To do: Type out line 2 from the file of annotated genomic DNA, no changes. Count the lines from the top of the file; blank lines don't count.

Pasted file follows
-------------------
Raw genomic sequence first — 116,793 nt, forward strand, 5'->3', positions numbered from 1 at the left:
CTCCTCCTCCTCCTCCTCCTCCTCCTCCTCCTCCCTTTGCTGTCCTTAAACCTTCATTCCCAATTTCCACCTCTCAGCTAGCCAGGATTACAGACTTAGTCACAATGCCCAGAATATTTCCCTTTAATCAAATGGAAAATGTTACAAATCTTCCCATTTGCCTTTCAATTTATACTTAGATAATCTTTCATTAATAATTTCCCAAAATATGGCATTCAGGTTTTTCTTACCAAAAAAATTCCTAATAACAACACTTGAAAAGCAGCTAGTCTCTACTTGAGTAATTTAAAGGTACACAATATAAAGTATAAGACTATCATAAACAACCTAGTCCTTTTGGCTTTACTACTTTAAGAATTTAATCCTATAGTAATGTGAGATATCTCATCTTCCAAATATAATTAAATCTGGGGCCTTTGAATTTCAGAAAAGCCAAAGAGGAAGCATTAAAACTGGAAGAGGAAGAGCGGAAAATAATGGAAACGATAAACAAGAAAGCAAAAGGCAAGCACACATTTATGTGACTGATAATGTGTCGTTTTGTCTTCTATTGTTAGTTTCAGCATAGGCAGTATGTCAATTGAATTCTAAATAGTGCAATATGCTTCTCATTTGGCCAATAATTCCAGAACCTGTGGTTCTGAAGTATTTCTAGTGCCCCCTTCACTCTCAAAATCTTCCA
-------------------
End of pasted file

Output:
CTCCTCCTCCTCCTCCTCCTCCTCCTCCTCCTCCCTTTGCTGTCCTTAAACCTTCATTCCCAATTTCCACCTCTCAGCTAGCCAGGATTACAGACTTAGTCACAATGCCCAGAATATTTCCCTTTAATCAAATGGAAAATGTTACAAATCTTCCCATTTGCCTTTCAATTTATACTTAGATAATCTTTCATTAATAATTTCCCAAAATATGGCATTCAGGTTTTTCTTACCAAAAAAATTCCTAATAACAACACTTGAAAAGCAGCTAGTCTCTACTTGAGTAATTTAAAGGTACACAATATAAAGTATAAGACTATCATAAACAACCTAGTCCTTTTGGCTTTACTACTTTAAGAATTTAATCCTATAGTAATGTGAGATATCTCATCTTCCAAATATAATTAAATCTGGGGCCTTTGAATTTCAGAAAAGCCAAAGAGGAAGCATTAAAACTGGAAGAGGAAGAGCGGAAAATAATGGAAACGATAAACAAGAAAGCAAAAGGCAAGCACACATTTATGTGACTGATAATGTGTCGTTTTGTCTTCTATTGTTAGTTTCAGCATAGGCAGTATGTCAATTGAATTCTAAATAGTGCAATATGCTTCTCATTTGGCCAATAATTCCAGAACCTGTGGTTCTGAAGTATTTCTAGTGCCCCCTTCACTCTCAAAATCTTCCA